- Passing on by Penelope Lively
Deutsch, 210 pp, £10.95, April 1989, ISBN 0 233 98388 0
- The man who wasn’t there by Pat Barker
Virago, 158 pp, £10.95, March 1989, ISBN 0 86068 891 7
- The Sugar Mother by Elizabeth Jolley
Viking, 210 pp, £11.95, February 1989, ISBN 0 670 82435 6
- Give them all my love by Gillian Tindall
Hutchinson, 244 pp, £11.95, April 1989, ISBN 0 09 173919 5
- Storm in the Citadel by Kate Saunders
Cape, 293 pp, £12.95, March 1989, ISBN 0 224 02606 2
Growing up means leaving a family behind, and the novel has built itself around the diversity of separations that make maturity happen. It follows that any prospect of a universal rebellion against the family would be bad news for fiction. You can’t leave parents behind if they were no more than discredited ghosts in the first place. It’s tempting to suspect that an erosion of patriarchal authority had made today’s novelists more anxious about the staying power of the family than they used to be. There is plenty of evidence for such a thesis. But too much confidence in deducing a social revolution from chronicles of fathers found wanting or mothers that fail might be rash, for discontent with the family has been as persistent as the family itself. You don’t have to look very deeply into the history of fiction to discover delinquent parents. The fact is that astute writers, from Defoe onwards, have always known that families are at their most tenacious when they fall short of what we feel entitled to expect.
Penelope Lively has never been reluctant to identify with the domestic proficiencies of English fiction. Writing for children has been among its most assured traditions, and it may have been Lively’s numerous books for young readers that first led her to brood on what we need to learn from families, and how that learning can go wrong. The most robust character in her patient new novel, Passing on, is a mother who is not there. Dorothy Glover, a woman of formidable selfishness, is dead. She had three children: Helen, resigned to middle-aged unfulfilment; Edward, who has displaced his meek passions into worries about the environment; and the rebellious Louise, the only one who has succeeded in producing a family of her own. It soon becomes clear that Dorothy’s emotional ruthlessness has mangled the lives of her offspring. Even in death, she stalks their activities, mocking her elder daughter’s attempts to establish a belated independence. Helen begins to uncover some chilling episodes of family history. Dorothy had hidden, but not destroyed, a love letter to Helen that might have led to a marriage – Helen finds it carelessly concealed in an old corduroy jacket. The only dress in which Helen had been able to overcome teenage gaucheness had also, it turns out, been locked away. Meanwhile, the hapless Edward had been left to his own inadequate devices. Where was Daddy while all this parental chicanery and indifference was going on? ‘Distant, hazy, dead Daddy. Long since drowned out by other voices, other opinions; bleached now to a faded outline, a few mannerisms, a vague remembered preference for anchovy paste as opposed to jam. Could a lifetime be reduced to that?’ Timorous in life, Daddy has committed the ultimate act of parental neglect by retreating into a faintly recalled death.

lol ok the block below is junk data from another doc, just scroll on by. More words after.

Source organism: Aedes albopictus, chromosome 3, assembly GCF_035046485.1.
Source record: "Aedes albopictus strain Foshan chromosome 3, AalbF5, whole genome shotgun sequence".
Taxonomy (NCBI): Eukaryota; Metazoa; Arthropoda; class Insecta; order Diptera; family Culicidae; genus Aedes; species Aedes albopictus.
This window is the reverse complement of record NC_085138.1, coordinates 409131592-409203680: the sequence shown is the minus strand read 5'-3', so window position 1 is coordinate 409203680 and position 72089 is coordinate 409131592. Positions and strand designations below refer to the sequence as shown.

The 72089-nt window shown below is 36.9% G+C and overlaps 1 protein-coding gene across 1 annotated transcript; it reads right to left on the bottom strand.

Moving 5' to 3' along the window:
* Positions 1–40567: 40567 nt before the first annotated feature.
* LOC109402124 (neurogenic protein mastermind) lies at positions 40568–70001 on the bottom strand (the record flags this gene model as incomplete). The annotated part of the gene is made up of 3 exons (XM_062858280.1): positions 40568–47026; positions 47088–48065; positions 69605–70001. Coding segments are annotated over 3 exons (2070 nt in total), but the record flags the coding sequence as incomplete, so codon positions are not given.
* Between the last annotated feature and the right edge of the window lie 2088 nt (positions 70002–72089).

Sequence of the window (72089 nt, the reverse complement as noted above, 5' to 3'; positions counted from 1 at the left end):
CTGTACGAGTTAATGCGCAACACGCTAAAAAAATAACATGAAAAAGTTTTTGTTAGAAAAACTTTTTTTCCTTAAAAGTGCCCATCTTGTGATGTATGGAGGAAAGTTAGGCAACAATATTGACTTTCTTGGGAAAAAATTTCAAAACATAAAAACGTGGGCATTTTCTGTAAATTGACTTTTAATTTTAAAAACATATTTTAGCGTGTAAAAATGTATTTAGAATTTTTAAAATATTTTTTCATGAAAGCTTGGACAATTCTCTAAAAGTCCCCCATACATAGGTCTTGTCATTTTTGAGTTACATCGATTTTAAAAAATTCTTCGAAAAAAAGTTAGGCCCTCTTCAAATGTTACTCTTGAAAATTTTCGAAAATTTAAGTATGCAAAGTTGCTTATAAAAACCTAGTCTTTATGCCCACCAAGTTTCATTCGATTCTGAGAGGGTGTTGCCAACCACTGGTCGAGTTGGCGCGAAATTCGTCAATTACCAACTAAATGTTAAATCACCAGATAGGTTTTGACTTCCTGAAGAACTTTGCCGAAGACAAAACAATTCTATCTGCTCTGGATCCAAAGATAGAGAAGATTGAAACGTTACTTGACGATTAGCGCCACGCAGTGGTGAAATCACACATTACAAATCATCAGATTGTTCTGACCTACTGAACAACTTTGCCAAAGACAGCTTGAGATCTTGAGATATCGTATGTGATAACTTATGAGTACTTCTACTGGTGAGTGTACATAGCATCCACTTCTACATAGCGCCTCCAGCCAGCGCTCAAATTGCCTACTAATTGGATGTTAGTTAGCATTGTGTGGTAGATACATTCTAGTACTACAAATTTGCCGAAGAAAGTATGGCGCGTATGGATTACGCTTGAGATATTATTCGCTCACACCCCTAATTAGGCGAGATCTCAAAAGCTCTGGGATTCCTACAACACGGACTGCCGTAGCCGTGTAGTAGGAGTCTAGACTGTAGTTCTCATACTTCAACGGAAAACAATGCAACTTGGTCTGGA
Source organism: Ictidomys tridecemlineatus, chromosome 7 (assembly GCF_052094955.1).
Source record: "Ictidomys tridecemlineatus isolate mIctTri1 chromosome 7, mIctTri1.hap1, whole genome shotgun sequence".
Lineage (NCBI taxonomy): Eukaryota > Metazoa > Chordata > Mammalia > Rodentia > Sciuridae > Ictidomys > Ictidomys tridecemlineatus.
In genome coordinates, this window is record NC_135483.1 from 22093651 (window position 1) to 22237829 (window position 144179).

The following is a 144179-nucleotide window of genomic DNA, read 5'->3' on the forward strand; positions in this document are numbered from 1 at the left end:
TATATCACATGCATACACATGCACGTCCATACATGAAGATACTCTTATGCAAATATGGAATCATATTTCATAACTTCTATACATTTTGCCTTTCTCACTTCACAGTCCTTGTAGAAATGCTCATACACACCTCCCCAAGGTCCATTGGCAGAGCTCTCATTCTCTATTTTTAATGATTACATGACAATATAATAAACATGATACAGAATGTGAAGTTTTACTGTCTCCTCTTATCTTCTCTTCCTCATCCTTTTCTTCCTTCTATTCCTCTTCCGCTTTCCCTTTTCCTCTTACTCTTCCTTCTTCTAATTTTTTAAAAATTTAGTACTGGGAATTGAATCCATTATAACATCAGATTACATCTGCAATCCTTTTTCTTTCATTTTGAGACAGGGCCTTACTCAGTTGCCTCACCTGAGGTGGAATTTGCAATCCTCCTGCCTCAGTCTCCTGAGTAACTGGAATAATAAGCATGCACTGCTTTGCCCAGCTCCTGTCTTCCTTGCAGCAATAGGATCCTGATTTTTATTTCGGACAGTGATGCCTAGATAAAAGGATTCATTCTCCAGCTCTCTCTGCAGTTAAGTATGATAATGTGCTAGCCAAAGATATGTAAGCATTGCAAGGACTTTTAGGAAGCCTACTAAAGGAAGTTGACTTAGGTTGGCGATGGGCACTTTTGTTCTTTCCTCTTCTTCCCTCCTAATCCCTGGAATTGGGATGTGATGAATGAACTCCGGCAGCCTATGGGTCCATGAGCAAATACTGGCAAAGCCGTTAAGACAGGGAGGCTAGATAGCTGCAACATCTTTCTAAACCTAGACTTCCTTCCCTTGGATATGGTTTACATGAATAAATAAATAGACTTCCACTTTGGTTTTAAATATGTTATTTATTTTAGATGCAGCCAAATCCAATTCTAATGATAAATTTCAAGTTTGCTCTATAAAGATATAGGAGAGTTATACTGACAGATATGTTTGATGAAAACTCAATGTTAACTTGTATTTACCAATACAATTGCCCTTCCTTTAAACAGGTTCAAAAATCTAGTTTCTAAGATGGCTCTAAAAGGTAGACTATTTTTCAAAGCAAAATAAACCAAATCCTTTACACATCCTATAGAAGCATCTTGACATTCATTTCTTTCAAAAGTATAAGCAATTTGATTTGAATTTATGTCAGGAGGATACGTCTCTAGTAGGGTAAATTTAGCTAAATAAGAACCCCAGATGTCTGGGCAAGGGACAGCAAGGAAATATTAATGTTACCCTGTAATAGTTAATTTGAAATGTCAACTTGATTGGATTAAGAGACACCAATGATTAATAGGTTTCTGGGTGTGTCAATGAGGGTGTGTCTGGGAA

A series of private misfortunes leads to a kind of liberation for these depressed and ageing children. Phil, an unruly nephew, comes to stay in their shabby house. He becomes a saving force, as Dorothy’s grumpiness begins to dim, like her husband’s futile amiability, into the distance of memory. Helen learns that she can make her own choices, even if they don’t amount to more than saying no, while Edward is forced into a bleak confrontation with his own nature. Both come to terms with diminished expectation, soberly resolving to make the best of what is left. ‘They saw that nothing is to be done, but that something can be retrieved. Both sniffed the air; each, gingerly, made resolutions.’